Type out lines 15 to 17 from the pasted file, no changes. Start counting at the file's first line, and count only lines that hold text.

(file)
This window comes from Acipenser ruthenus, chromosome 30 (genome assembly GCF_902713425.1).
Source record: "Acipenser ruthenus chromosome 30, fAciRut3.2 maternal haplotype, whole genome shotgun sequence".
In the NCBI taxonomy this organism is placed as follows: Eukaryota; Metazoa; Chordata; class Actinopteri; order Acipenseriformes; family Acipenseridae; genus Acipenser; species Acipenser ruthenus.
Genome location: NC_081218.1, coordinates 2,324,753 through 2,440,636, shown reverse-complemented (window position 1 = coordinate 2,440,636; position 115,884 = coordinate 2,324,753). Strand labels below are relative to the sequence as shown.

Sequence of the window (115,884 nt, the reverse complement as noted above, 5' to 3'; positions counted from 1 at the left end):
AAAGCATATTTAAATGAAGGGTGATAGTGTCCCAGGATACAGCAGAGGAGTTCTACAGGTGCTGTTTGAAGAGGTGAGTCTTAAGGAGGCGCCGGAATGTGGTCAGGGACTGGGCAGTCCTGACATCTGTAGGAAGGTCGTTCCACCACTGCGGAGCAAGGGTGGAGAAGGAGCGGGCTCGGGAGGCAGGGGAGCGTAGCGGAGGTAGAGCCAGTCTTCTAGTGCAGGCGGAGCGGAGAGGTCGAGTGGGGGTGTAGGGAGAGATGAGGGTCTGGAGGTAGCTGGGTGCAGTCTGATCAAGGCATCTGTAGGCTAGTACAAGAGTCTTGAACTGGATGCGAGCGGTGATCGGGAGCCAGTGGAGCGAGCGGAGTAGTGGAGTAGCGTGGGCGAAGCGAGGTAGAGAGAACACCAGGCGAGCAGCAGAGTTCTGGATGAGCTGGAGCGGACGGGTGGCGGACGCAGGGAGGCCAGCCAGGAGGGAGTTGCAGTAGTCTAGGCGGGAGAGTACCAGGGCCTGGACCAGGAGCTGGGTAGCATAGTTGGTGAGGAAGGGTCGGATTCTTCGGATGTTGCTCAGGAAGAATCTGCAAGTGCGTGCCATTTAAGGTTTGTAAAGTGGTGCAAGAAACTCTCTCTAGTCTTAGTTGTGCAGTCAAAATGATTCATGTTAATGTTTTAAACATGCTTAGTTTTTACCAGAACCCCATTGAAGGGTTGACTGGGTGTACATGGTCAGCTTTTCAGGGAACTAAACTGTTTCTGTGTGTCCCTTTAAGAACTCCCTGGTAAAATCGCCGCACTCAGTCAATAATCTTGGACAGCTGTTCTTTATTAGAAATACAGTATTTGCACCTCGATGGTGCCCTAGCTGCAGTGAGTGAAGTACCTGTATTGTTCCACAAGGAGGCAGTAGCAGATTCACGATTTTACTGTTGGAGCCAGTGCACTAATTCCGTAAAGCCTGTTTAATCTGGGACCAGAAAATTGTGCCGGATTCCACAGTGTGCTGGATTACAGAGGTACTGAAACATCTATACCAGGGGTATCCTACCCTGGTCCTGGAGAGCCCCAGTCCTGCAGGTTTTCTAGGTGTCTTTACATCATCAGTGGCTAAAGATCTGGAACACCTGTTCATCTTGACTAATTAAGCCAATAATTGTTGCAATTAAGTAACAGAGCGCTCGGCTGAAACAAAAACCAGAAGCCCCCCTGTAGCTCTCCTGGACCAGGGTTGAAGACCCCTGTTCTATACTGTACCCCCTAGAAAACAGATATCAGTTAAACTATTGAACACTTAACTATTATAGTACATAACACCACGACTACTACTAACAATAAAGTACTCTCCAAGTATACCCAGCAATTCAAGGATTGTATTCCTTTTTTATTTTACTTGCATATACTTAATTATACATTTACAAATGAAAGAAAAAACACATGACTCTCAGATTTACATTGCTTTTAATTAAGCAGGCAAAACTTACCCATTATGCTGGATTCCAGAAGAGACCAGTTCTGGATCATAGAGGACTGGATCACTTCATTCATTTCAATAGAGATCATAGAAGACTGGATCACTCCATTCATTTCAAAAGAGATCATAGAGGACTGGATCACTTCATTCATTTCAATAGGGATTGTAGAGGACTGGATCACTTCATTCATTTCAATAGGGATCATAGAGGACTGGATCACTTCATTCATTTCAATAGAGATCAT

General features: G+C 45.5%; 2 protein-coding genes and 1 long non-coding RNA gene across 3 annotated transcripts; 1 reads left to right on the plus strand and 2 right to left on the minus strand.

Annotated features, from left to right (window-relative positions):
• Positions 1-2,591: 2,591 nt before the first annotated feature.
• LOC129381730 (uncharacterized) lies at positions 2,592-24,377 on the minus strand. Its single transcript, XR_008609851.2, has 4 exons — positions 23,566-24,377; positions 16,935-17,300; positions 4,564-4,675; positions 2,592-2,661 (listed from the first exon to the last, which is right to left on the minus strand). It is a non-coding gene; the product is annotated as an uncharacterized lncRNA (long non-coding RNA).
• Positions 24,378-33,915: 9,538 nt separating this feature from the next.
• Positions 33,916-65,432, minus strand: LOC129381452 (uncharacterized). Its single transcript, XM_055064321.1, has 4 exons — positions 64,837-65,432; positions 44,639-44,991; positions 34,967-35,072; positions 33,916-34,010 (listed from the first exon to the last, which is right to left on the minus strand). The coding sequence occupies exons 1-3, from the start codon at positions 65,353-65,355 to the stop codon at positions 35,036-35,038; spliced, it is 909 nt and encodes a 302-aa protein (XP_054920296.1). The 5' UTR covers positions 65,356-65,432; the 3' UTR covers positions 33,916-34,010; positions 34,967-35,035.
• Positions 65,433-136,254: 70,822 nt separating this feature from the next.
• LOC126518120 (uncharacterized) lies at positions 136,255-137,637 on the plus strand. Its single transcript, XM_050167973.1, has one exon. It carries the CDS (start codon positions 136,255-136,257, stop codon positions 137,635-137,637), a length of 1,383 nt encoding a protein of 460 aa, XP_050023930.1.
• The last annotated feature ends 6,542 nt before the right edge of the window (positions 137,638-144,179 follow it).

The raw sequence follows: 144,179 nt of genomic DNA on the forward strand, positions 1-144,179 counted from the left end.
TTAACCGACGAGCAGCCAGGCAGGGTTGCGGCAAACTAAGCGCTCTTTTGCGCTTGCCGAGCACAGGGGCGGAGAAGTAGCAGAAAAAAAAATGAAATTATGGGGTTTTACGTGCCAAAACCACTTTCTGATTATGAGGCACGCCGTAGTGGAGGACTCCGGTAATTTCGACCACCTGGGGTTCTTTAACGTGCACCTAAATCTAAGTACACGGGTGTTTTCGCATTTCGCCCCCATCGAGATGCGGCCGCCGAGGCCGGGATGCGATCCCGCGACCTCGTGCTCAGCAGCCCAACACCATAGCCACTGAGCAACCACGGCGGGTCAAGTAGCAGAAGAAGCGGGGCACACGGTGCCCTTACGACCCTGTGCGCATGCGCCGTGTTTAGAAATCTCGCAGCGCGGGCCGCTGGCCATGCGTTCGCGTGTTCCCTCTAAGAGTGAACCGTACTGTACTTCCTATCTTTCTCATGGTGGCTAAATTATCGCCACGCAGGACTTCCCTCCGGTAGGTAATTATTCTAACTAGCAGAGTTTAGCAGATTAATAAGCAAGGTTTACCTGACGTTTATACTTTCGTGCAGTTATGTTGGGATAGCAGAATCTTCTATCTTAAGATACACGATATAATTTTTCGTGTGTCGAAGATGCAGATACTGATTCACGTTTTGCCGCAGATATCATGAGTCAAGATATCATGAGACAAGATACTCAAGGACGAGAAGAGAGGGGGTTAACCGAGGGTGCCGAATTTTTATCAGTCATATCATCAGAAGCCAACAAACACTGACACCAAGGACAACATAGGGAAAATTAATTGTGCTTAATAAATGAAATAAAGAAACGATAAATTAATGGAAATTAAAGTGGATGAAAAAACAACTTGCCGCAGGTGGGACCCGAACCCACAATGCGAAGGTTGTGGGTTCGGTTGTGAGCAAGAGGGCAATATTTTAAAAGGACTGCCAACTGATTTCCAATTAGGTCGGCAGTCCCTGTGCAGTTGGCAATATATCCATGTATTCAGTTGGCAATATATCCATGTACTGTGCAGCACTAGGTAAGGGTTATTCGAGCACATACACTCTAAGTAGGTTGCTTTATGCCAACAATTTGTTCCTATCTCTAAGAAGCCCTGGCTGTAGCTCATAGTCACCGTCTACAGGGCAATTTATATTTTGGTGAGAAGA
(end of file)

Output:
• The last annotated feature ends 6,542 nt before the right edge of the window (positions 137,638-144,179 follow it).

The raw sequence follows: 144,179 nt of genomic DNA on the forward strand, positions 1-144,179 counted from the left end.
TTAACCGACGAGCAGCCAGGCAGGGTTGCGGCAAACTAAGCGCTCTTTTGCGCTTGCCGAGCACAGGGGCGGAGAAGTAGCAGAAAAAAAAATGAAATTATGGGGTTTTACGTGCCAAAACCACTTTCTGATTATGAGGCACGCCGTAGTGGAGGACTCCGGTAATTTCGACCACCTGGGGTTCTTTAACGTGCACCTAAATCTAAGTACACGGGTGTTTTCGCATTTCGCCCCCATCGAGATGCGGCCGCCGAGGCCGGGATGCGATCCCGCGACCTCGTGCTCAGCAGCCCAACACCATAGCCACTGAGCAACCACGGCGGGTCAAGTAGCAGAAGAAGCGGGGCACACGGTGCCCTTACGACCCTGTGCGCATGCGCCGTGTTTAGAAATCTCGCAGCGCGGGCCGCTGGCCATGCGTTCGCGTGTTCCCTCTAAGAGTGAACCGTACTGTACTTCCTATCTTTCTCATGGTGGCTAAATTATCGCCACGCAGGACTTCCCTCCGGTAGGTAATTATTCTAACTAGCAGAGTTTAGCAGATTAATAAGCAAGGTTTACCTGACGTTTATACTTTCGTGCAGTTATGTTGGGATAGCAGAATCTTCTATCTTAAGATACACGATATAATTTTTCGTGTGTCGAAGATGCAGATACTGATTCACGTTTTGCCGCAGATATCATGAGTCAAGATATCATGAGACAAGATACTCAAGGACGAGAAGAGAGGGGGTTAACCGAGGGTGCCGAATTTTTATCAGTCATATCATCAGAAGCCAACAAACACTGACACCAAGGACAACATAGGGAAAATTAATTGTGCTTAATAAATGAAATAAAGAAACGATAAATTAATGGAAATTAAAGTGGATGAAAAAACAACTTGCCGCAGGTGGGACCCGAACCCACAATGCGAAGGTTGTGGGTTCGGTTGTGAGCAAGAGGGCAATATTTTAAAAGGACTGCCAACTGATTTCCAATTAGGTCGGCAGTCCCTGTGCAGTTGGCAATATATCCATGTATTCAGTTGGCAATATATCCATGTACTGTGCAGCACTAGGTAAGGGTTATTCGAGCACATACACTCTAAGTAGGTTGCTTTATGCCAACAATTTGTTCCTATCTCTAAGAAGCCCTGGCTGTAGCTCATAGTCACCGTCTACAGGGCAATTTATATTTTGGTGAGAAGA